But adults that had a contaminated childhood often project those regrets on the children under their care. Instead of raising the standard against which they raise their children, they embellish the esteem of the child with gestures that convince them, the adults, that they’re doing a better job than the raising that created the flaws that they despise about themselves.
The common undertone and theme in society these days is one of demand, but little supply. We’re all demanding to be recognised for the struggles of our lives, and to be judged based on the gravity of those struggles, while remaining entirely oblivious to the fact that we are merely spawning another generation of victims that will take our efforts and raise it further. Their demands will be ever more destructive and selfish, and the erosion of society that we universally lament will continue on its downward spiral until a group of inspired young souls will look upon the generations that came before them with a sense of contempt and disbelief. The inheritance of wholesomeness that should have been passed down will be absent, and in such total absence they may finally resolve to correct the path that they’re on, rather than continuing the toxic cycle in search of affirmations and validations for experiences that hold no sway over the next generation.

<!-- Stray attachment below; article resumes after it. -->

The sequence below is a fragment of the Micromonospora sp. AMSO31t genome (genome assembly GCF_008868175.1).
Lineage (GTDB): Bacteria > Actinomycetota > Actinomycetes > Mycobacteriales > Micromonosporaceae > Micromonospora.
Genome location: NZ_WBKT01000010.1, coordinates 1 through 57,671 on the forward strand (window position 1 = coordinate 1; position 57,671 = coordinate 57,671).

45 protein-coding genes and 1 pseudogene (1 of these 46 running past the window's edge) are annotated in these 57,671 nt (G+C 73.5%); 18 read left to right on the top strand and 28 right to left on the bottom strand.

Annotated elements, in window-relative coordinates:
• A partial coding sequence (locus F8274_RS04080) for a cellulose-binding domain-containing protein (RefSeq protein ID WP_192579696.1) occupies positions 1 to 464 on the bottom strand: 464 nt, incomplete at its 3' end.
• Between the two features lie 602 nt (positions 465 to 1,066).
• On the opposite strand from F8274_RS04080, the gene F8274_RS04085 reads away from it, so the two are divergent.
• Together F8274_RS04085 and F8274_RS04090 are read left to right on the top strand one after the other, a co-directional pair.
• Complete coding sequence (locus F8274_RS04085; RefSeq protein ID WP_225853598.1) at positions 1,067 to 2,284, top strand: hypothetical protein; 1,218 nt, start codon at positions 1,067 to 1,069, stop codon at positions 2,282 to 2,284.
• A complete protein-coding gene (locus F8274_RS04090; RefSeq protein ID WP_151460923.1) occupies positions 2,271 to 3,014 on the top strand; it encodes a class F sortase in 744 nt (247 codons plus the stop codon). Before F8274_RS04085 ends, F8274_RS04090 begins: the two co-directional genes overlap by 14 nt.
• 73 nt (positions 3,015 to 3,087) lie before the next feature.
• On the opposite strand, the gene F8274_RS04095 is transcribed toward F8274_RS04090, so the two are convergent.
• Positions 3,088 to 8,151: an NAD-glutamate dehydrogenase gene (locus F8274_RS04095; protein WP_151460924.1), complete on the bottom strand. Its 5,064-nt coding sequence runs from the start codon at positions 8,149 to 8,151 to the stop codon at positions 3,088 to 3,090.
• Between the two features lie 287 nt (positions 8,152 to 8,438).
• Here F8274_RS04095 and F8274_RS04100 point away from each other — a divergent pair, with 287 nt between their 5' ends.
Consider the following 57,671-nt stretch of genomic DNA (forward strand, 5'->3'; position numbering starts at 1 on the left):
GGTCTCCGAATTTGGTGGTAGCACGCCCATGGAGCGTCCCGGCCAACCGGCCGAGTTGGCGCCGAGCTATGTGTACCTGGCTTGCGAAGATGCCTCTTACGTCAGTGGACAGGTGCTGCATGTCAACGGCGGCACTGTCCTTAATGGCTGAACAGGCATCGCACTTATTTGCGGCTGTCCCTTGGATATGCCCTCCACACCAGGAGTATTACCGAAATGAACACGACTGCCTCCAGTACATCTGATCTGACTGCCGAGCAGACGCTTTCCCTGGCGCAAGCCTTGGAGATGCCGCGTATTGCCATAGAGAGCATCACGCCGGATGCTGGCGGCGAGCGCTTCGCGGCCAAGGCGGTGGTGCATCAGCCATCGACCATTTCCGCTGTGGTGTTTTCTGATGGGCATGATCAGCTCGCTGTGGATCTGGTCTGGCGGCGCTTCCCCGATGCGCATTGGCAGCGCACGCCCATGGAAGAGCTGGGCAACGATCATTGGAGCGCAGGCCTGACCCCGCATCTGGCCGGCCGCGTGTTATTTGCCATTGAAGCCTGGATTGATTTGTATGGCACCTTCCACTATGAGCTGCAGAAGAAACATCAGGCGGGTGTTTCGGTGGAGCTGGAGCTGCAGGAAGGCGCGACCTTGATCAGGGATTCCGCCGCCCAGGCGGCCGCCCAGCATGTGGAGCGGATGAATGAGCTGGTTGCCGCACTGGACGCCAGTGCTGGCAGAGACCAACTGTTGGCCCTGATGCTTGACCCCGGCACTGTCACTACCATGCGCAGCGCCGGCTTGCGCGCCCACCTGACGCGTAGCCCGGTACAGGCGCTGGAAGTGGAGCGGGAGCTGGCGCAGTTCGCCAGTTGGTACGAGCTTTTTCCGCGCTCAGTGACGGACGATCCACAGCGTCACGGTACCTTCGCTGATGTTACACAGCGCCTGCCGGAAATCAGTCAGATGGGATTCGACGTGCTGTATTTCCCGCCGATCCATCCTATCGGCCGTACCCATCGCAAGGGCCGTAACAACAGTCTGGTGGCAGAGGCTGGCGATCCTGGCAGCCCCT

Adults that still place their insecurities and weaknesses before the well being of those that look up to them deserve a special kind of scorn. We all have the ability and the capacity to actively reflect on how we are perceived by others so that we can take steps to embellish our images in ways that would earn us praise. This is regardless of upbringing or value system. It is entirely based on who we wish to view us admiringly, and how we wish to feel about their gaze on us. We therefore cannot argue that such reflection in the betterment of our characters and moral assets is impossible simply because we were raised by a calloused or contaminated society. The resolve and courage exists for us to change the way we live our lives. The motivation however, is lacking, because it is significantly easier to fulfil an expectation of a consumerist society than it is to raise the expectations of the next generation.